‘Isabelle’ Review: An Uninspired Exploration of Grief and Ghosts

In Rob Heydon’s thriller Isabelle, Larissa (Amanda Crew) and Matt (Adam Brody) move into their new home in Saratoga Springs, ready to start the next chapter of their lives: they’re expecting a baby. Larissa, who is heavily pregnant, meets their eerie elderly neighbor Ann (Sheila McCarthy), who isn’t fond of small talk. After seeing Ann’s disabled daughter Isabelle (Zoë Belkin) in the window, Larissa experiences excruciating stomach pains and begins to bleed heavily.

At the hospital, a doctor informs Matt that their baby was stillborn, but Larissa survived, despite being medically dead for one minute. This is something that will have lasting effects, the doctor says. While adjusting to life after this trauma, Larissa begins to have hallucinations that her baby is still alive and nightmares pertaining to Isabelle. Is this all Isabelle’s doing or is Larissa simply a victim of loss and trauma?

Isabelle puts forward the themes of grief and possession as it bravely compares itself to classics like Rosemary’s Baby and The Exorcist. However, the themes of grief don’t seem strong enough as Larissa’s glum and irritable mood doesn’t allow us to feel fully sympathetic towards her cause. She is angry, rightfully so, but her dialogue seems stiff and unrealistic. The story, fortunately, moves at a quick pace, but here it feels like it pushes conflict between Larissa and Matt too unnaturally.

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© The Wanting Film Inc.

Isabelle, while admittedly creepy at times, is shown at her window repeatedly. For the first half of the film, her presence seems pointless and it makes you wonder why the film is named after her in the first place. As things progress, she becomes more involved, but even still, she hardly seems worth worrying about until the film’s last moments.

From a technical standpoint, Isabelle is so uninspired that it feels like a wasted effort. It could’ve been much stronger had it even bothered to commit to a style of its own and played more into its themes of parental grief, instead of pushing a narrative about possession that it does nothing with. For some reason, Matt becomes half-arsedly concerned that Larissa is possessed, even though she shows zero signs of this.

Eventually, we’re introduced to the possibility of ghosts which feeds into the possession aspect of the film much better than its earlier attempts. Larissa is connected to the spirit world due to the brief time she spent dead, but the film fails to explore this much more interesting aspect of its story until the very end — which is a shame because it’s easily the eeriest part of Isabelle.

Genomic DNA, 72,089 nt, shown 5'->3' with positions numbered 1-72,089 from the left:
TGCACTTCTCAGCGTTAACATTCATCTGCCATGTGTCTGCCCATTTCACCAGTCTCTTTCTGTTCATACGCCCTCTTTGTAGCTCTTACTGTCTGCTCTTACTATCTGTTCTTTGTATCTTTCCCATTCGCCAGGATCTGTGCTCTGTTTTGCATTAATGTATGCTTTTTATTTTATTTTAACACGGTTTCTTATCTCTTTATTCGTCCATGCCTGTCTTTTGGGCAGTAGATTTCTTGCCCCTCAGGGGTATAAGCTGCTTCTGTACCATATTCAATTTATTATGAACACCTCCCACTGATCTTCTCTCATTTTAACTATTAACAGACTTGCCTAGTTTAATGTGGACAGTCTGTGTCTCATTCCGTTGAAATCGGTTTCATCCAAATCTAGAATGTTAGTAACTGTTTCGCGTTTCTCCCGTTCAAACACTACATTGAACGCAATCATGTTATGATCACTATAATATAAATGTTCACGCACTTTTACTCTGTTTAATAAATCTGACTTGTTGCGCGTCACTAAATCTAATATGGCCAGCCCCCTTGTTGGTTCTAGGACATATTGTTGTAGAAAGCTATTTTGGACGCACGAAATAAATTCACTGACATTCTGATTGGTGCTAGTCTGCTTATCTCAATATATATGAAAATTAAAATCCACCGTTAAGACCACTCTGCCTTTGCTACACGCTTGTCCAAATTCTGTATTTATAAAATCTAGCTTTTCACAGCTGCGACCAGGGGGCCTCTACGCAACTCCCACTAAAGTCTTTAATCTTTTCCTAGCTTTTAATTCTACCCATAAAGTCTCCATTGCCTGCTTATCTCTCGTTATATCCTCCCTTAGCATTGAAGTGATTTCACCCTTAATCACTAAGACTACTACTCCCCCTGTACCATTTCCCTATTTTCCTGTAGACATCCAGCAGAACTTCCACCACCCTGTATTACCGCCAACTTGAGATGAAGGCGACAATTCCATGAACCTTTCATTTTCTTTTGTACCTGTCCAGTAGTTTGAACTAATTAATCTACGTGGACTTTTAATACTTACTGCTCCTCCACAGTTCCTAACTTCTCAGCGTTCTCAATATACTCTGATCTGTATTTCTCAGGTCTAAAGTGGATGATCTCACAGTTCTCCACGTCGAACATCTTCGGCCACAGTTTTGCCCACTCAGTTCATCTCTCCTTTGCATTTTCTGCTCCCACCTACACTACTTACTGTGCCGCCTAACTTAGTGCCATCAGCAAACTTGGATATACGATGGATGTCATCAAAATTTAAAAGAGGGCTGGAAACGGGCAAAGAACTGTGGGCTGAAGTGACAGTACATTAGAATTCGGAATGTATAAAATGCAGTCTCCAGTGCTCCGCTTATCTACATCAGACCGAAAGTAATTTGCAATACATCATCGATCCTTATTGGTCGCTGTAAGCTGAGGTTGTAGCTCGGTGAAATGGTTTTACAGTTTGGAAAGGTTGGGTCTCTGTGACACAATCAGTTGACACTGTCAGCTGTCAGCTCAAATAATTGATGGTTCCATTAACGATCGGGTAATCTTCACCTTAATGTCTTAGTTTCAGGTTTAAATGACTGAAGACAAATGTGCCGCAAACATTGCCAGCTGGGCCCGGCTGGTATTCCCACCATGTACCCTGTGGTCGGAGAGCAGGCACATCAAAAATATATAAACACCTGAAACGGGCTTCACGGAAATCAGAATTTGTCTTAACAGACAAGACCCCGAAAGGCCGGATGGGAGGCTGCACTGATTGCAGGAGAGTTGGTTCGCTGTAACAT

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© The Wanting Film Inc.

Heydon said that films like Rosemary’s Baby and The Exorcist are actually about a marriage and a mother-daughter relationship — the family element is something he aimed for when making Isabelle, but unfortunately, it’s not well-executed and misses the mark. Ultimately, it feels like Heydon was more focused on creating a film that paid homage to his favorites, that he forgot to actually create a meaningful story himself.

There are satanic themes and a history of sexual abuse that fill Isabelle’s backstory, but not much is done with these tired conventions. She also suffers from Spina Bifida and is rendered deaf, mute and wheelchair-bound. While her disdain for life is very understandable, it’s unfortunate that a disabled woman (who also suffered from sexual abuse) is turned into a villain here and her backstory wasn’t given more thought.

While the film manages to create some genuinely atmospheric moments now and again — mostly due to Belkin’s amusing yet creepy stare — Isabelle is devoid of any style or substance. The film’s poster is remarkably more exciting than the finished product it advertises. Still, Isabelle might have some things to offer for more casual fans of horror who perhaps aren’t too familiar with the horror classics that the director tries to pull from.

Isabelle will be available on Sky Store, iTunes and UK digital platforms from September 30th.

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